Stay Awake During Spine Surgery to Recuperate Faster, Go Home Sooner

September 17, 2020
Drs. Abd-El-Barr and Gadsden stand in a pre-op hallway

Duke neurosurgeon Muhammad Abd-El-Barr, MD, and anesthesiologist Jeff Gadsden, MD, combine surgical techniques and anesthetic advances to offer awake spinal surgery.

Awake spine surgery is an alternative for people who can’t tolerate or don’t want general anesthesia. With perks that include a shorter hospital stay and an easier recovery, awake spine surgery means more people can get the spine surgery they need.

The Right Combination

General anesthesia puts a person in a sleep-like state, and it comes with risks and side effects that can make it unappealing. It usually requires a person to stay overnight in the hospital after surgery because general anesthesia takes at least 24 hours to completely leave your system. However, advances in regional and local anesthetics have made it possible to perform “awake surgery” (which is already commonly used for brain surgery and other procedures) without general anesthesia. As a result, you remain conscious and alert during the procedure but cannot feel pain. 

Duke neurosurgeon Muhammad Abd-El-Barr, MD, offers awake spine surgery by combining new surgical techniques with anesthetic advances. He uses minimally invasive surgery methods to access the spine with less movement of muscles, nerves, and other tissues. And he partners with Duke anesthesiologist Jeff Gadsden, MD, who uses regional spinal anesthesia to numb the patient from the neck down, plus a special nerve block to stop pain signals coming from the spine.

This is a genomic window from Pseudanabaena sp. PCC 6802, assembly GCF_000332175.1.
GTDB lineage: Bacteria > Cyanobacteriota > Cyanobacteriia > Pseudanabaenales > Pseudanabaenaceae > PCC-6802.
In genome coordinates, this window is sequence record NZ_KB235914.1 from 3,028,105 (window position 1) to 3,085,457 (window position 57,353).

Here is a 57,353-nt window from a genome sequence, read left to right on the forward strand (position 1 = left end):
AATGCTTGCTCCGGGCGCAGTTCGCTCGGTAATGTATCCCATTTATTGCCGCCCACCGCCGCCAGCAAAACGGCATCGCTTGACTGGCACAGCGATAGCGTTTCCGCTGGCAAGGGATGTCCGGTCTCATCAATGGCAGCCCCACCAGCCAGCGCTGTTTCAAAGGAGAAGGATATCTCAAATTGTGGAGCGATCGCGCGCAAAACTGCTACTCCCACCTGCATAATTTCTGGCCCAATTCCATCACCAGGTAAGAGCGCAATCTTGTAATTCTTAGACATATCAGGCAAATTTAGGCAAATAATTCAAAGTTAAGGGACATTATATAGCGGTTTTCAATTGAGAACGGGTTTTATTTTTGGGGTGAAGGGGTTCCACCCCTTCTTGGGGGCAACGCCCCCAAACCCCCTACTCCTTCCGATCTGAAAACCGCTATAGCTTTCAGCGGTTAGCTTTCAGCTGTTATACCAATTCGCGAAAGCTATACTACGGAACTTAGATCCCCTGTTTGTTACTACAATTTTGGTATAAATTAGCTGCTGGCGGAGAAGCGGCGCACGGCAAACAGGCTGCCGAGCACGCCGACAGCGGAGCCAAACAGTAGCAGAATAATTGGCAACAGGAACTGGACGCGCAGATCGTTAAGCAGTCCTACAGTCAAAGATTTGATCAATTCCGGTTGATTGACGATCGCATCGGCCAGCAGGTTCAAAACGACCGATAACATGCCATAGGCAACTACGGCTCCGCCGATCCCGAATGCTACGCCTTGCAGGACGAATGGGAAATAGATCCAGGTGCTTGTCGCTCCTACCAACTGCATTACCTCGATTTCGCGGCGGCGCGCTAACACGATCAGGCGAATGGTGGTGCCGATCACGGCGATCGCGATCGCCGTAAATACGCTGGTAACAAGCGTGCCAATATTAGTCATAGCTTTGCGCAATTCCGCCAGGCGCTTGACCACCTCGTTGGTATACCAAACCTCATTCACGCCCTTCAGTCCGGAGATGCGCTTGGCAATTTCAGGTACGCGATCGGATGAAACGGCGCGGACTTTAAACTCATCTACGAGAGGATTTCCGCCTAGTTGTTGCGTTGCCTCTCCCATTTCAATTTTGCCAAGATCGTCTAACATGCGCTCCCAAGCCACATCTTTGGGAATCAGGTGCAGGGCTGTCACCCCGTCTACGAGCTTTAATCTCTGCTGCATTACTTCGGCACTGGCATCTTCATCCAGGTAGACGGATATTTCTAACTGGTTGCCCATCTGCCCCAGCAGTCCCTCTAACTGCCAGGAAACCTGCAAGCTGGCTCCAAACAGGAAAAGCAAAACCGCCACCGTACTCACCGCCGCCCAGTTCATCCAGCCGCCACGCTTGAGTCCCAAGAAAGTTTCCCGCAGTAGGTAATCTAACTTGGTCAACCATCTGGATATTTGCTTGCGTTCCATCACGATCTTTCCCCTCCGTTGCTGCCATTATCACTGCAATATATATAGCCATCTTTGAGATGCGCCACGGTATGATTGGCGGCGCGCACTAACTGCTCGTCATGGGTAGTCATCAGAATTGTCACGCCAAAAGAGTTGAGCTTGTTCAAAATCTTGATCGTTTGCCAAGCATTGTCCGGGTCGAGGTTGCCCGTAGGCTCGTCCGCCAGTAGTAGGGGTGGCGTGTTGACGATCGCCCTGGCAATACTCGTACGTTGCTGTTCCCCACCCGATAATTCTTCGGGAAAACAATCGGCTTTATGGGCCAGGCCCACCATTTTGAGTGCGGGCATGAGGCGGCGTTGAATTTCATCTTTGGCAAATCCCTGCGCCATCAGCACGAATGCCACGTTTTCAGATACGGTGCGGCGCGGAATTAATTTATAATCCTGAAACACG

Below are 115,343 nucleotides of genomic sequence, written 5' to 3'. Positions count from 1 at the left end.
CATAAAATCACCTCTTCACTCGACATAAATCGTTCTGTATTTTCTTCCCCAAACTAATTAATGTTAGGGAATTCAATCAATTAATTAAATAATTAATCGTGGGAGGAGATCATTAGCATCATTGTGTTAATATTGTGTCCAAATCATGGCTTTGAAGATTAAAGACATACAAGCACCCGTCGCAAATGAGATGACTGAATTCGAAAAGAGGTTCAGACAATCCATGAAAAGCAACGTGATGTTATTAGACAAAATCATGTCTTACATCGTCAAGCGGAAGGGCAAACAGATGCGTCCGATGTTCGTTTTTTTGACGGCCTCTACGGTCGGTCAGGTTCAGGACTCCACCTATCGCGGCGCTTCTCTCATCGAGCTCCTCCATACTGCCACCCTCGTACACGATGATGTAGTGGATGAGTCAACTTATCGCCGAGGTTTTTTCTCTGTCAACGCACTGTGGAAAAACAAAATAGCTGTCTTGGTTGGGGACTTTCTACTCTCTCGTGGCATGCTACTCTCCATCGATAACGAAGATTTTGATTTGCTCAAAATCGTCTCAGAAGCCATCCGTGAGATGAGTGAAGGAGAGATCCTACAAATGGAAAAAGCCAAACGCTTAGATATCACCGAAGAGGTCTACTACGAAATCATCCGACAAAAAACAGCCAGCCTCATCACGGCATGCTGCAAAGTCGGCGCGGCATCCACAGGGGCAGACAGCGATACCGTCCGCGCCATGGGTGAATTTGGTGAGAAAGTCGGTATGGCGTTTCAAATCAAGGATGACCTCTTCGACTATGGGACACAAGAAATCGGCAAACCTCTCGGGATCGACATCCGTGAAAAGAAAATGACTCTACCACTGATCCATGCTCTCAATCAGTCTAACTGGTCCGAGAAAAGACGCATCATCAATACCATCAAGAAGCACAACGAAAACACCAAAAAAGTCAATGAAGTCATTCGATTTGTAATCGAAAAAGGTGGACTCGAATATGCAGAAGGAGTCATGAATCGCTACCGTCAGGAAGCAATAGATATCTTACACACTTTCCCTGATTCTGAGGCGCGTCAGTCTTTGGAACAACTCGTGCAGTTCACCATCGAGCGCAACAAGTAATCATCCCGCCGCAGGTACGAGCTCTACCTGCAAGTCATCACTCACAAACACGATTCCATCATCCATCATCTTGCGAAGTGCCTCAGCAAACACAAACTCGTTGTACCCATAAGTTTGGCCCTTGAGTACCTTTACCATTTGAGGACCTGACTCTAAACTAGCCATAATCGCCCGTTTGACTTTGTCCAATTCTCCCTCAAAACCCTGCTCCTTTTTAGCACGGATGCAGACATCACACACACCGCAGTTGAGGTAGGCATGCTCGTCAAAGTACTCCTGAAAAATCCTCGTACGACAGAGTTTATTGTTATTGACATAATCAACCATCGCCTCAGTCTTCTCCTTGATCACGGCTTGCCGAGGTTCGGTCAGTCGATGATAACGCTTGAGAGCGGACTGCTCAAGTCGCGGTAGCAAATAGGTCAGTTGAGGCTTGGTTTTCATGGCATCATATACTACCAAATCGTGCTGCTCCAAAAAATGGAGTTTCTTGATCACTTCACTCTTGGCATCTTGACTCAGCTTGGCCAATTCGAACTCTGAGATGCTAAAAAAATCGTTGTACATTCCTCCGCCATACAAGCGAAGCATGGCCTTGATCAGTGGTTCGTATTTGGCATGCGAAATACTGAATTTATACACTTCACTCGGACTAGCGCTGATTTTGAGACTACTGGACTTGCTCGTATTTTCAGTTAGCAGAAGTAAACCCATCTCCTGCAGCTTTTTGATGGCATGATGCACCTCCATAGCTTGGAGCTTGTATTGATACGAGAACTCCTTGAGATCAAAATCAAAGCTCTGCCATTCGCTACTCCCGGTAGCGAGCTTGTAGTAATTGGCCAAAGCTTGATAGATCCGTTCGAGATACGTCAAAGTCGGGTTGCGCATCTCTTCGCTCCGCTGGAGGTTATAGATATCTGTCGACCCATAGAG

“We knew we could do minimally invasive surgery safely and efficiently,” said Abd-El-Barr. “We had to work closely with our anesthesiology colleagues to make sure we could do it with the patient awake. The close collaboration we have with anesthesiology is critical for the success of these cases.”

Of course, not everyone wants to be awake during spine surgery. But Dr. Abd-El-Barr believes more people will opt for awake spine surgery when they learn the benefits include a faster recovery, fewer postoperative complications, and less time spent in the hospital.

Awake Spine Surgery at Duke

Dr. Abd-El-Barr performed the first awake spinal fusion surgery at Duke in late 2019 on a man who had reacted badly to general anesthesia in the past. This time around, he was able to go home less than 24 hours after the surgery.

“He had been in horrible pain before the surgery and had to be brought in by wheelchair,” said Abd-El-Barr, “and then he walked out of the PACU [post-anesthesia care unit], without ever spending time on a hospital floor.”

Virginia resident Janie Colvin, 63 years old, didn’t have a medical reason for avoiding general anesthesia. She just wasn’t comfortable with it. 

“I did not want to be put to sleep,” Colvin said. “The thought of it just weirded me out.” So she opted for awake surgery and left the hospital just four hours later.

Because this type of surgery is uncommon -- only a handful of surgeons offer it in the U.S. -- Dr. Abd-El-Barr stays connected with his peers to share best practices and improve techniques. 

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Spine Surgery